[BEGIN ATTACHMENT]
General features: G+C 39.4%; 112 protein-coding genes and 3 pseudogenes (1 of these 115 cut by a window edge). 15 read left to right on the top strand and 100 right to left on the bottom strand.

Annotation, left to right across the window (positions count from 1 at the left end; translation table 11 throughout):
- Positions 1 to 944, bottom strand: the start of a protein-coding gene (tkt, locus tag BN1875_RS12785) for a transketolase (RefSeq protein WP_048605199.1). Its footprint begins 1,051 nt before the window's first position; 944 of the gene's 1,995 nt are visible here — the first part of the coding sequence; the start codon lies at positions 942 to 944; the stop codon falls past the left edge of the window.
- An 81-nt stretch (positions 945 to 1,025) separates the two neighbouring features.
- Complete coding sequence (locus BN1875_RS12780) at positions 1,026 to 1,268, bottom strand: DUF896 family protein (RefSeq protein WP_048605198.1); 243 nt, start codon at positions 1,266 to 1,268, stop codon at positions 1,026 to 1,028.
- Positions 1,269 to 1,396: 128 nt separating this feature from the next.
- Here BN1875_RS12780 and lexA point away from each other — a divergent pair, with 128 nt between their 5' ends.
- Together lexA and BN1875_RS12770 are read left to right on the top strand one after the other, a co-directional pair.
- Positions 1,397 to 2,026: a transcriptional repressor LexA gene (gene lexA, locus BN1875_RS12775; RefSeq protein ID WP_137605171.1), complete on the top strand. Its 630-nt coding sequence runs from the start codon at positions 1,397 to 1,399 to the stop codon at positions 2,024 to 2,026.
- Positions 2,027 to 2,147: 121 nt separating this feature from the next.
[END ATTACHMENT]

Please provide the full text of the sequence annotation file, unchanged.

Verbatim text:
General features: G+C 39.4%; 112 protein-coding genes and 3 pseudogenes (1 of these 115 cut by a window edge). 15 read left to right on the top strand and 100 right to left on the bottom strand.

Annotation, left to right across the window (positions count from 1 at the left end; translation table 11 throughout):
- Positions 1 to 944, bottom strand: the start of a protein-coding gene (tkt, locus tag BN1875_RS12785) for a transketolase (RefSeq protein WP_048605199.1). Its footprint begins 1,051 nt before the window's first position; 944 of the gene's 1,995 nt are visible here — the first part of the coding sequence; the start codon lies at positions 942 to 944; the stop codon falls past the left edge of the window.
- An 81-nt stretch (positions 945 to 1,025) separates the two neighbouring features.
- Complete coding sequence (locus BN1875_RS12780) at positions 1,026 to 1,268, bottom strand: DUF896 family protein (RefSeq protein WP_048605198.1); 243 nt, start codon at positions 1,266 to 1,268, stop codon at positions 1,026 to 1,028.
- Positions 1,269 to 1,396: 128 nt separating this feature from the next.
- Here BN1875_RS12780 and lexA point away from each other — a divergent pair, with 128 nt between their 5' ends.
- Together lexA and BN1875_RS12770 are read left to right on the top strand one after the other, a co-directional pair.
- Positions 1,397 to 2,026: a transcriptional repressor LexA gene (gene lexA, locus BN1875_RS12775; RefSeq protein ID WP_137605171.1), complete on the top strand. Its 630-nt coding sequence runs from the start codon at positions 1,397 to 1,399 to the stop codon at positions 2,024 to 2,026.
- Positions 2,027 to 2,147: 121 nt separating this feature from the next.